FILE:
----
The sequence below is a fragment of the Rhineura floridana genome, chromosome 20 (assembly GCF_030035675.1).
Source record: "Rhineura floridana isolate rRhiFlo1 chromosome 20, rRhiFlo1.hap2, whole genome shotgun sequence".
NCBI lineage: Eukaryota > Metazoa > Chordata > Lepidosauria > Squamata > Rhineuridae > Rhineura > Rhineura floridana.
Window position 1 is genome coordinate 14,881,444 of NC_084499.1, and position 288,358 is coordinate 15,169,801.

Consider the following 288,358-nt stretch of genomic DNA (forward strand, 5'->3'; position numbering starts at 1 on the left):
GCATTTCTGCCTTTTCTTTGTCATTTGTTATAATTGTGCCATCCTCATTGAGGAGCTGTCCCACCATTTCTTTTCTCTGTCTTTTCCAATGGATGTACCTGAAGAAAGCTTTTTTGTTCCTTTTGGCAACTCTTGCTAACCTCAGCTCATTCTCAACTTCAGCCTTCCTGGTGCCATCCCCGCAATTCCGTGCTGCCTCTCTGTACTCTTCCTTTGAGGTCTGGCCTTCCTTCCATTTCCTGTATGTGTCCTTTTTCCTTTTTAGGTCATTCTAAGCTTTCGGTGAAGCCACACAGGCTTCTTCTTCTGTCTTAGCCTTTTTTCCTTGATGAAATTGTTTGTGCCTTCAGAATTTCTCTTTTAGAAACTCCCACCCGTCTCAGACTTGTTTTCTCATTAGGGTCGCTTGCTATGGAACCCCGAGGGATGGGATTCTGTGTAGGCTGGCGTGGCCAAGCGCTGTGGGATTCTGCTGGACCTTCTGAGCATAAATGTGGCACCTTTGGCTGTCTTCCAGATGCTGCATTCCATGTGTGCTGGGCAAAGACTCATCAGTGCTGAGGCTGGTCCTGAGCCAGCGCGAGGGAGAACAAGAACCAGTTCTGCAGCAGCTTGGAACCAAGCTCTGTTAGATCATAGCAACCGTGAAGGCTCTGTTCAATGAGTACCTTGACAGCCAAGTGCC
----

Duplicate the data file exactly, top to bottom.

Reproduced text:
The sequence below is a fragment of the Rhineura floridana genome, chromosome 20 (assembly GCF_030035675.1).
Source record: "Rhineura floridana isolate rRhiFlo1 chromosome 20, rRhiFlo1.hap2, whole genome shotgun sequence".
NCBI lineage: Eukaryota > Metazoa > Chordata > Lepidosauria > Squamata > Rhineuridae > Rhineura > Rhineura floridana.
Window position 1 is genome coordinate 14,881,444 of NC_084499.1, and position 288,358 is coordinate 15,169,801.

Consider the following 288,358-nt stretch of genomic DNA (forward strand, 5'->3'; position numbering starts at 1 on the left):
GCATTTCTGCCTTTTCTTTGTCATTTGTTATAATTGTGCCATCCTCATTGAGGAGCTGTCCCACCATTTCTTTTCTCTGTCTTTTCCAATGGATGTACCTGAAGAAAGCTTTTTTGTTCCTTTTGGCAACTCTTGCTAACCTCAGCTCATTCTCAACTTCAGCCTTCCTGGTGCCATCCCCGCAATTCCGTGCTGCCTCTCTGTACTCTTCCTTTGAGGTCTGGCCTTCCTTCCATTTCCTGTATGTGTCCTTTTTCCTTTTTAGGTCATTCTAAGCTTTCGGTGAAGCCACACAGGCTTCTTCTTCTGTCTTAGCCTTTTTTCCTTGATGAAATTGTTTGTGCCTTCAGAATTTCTCTTTTAGAAACTCCCACCCGTCTCAGACTTGTTTTCTCATTAGGGTCGCTTGCTATGGAACCCCGAGGGATGGGATTCTGTGTAGGCTGGCGTGGCCAAGCGCTGTGGGATTCTGCTGGACCTTCTGAGCATAAATGTGGCACCTTTGGCTGTCTTCCAGATGCTGCATTCCATGTGTGCTGGGCAAAGACTCATCAGTGCTGAGGCTGGTCCTGAGCCAGCGCGAGGGAGAACAAGAACCAGTTCTGCAGCAGCTTGGAACCAAGCTCTGTTAGATCATAGCAACCGTGAAGGCTCTGTTCAATGAGTACCTTGACAGCCAAGTGCC